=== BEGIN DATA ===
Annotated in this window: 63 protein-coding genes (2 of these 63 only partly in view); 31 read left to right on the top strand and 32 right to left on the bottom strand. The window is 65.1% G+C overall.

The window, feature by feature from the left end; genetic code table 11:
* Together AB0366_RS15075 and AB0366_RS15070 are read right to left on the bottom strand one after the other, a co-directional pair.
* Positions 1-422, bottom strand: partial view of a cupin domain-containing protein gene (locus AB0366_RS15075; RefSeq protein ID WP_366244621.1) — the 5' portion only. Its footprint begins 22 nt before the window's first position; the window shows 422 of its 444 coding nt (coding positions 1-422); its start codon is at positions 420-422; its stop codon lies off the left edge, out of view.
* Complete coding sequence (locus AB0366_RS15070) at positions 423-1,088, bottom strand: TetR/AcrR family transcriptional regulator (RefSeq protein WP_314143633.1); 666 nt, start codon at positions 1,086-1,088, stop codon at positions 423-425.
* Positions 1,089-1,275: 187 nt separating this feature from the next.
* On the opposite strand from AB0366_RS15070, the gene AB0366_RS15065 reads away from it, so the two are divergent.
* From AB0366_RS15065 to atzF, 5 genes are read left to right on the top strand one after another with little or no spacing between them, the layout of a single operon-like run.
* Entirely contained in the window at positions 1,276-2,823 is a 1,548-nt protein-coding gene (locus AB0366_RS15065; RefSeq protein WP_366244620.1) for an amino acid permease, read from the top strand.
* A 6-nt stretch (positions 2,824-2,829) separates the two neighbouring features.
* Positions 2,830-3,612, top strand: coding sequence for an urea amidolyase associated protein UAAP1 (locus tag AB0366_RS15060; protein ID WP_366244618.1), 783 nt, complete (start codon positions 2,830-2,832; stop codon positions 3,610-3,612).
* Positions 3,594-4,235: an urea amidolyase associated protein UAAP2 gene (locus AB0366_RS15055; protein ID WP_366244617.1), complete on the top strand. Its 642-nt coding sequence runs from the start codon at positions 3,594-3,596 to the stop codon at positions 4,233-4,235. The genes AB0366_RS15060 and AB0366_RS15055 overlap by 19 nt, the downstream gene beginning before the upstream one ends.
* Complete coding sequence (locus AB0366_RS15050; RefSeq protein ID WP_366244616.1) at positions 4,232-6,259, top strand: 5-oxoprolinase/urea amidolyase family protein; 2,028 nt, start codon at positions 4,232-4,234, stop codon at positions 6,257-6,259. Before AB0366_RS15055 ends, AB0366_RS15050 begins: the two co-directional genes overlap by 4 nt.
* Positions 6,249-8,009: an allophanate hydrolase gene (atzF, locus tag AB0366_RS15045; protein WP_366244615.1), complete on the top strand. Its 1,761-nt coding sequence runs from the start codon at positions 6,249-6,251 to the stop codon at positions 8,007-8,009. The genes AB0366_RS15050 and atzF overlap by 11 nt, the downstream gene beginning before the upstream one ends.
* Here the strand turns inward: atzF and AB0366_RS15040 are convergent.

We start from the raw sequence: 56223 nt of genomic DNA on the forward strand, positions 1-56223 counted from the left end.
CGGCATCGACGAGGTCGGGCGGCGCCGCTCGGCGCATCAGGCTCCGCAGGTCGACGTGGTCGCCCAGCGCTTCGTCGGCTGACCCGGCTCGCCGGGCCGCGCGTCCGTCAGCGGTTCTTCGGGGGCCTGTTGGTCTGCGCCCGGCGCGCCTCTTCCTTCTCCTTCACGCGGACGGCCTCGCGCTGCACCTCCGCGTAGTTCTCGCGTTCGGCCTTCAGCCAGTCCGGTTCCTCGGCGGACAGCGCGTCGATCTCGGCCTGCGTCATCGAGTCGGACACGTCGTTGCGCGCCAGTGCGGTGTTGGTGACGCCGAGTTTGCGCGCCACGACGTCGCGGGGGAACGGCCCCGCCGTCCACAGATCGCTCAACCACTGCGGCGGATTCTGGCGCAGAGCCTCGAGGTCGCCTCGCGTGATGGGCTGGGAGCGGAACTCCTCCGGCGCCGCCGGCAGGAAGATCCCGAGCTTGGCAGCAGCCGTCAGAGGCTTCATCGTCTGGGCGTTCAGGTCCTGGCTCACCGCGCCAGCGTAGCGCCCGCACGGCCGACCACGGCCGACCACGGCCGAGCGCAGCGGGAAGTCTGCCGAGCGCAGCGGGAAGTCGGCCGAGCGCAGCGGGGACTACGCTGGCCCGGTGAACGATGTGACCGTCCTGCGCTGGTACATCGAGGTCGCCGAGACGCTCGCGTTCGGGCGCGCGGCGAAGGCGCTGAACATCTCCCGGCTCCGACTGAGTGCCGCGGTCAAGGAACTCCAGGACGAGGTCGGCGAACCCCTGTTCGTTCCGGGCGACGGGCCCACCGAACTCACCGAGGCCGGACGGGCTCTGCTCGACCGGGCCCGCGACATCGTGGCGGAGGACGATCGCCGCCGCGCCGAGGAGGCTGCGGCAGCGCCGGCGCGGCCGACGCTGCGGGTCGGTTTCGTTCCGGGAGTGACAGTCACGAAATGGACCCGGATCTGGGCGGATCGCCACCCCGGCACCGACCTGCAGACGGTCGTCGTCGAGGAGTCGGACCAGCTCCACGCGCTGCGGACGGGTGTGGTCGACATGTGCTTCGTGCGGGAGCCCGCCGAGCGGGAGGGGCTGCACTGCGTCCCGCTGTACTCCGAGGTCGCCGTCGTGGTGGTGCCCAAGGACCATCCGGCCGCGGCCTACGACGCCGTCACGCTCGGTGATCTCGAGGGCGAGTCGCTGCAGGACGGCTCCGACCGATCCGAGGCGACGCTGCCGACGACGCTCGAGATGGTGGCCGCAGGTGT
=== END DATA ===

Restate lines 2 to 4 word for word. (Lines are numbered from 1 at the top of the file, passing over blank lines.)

The window, feature by feature from the left end; genetic code table 11:
* Together AB0366_RS15075 and AB0366_RS15070 are read right to left on the bottom strand one after the other, a co-directional pair.
* Positions 1-422, bottom strand: partial view of a cupin domain-containing protein gene (locus AB0366_RS15075; RefSeq protein ID WP_366244621.1) — the 5' portion only. Its footprint begins 22 nt before the window's first position; the window shows 422 of its 444 coding nt (coding positions 1-422); its start codon is at positions 420-422; its stop codon lies off the left edge, out of view.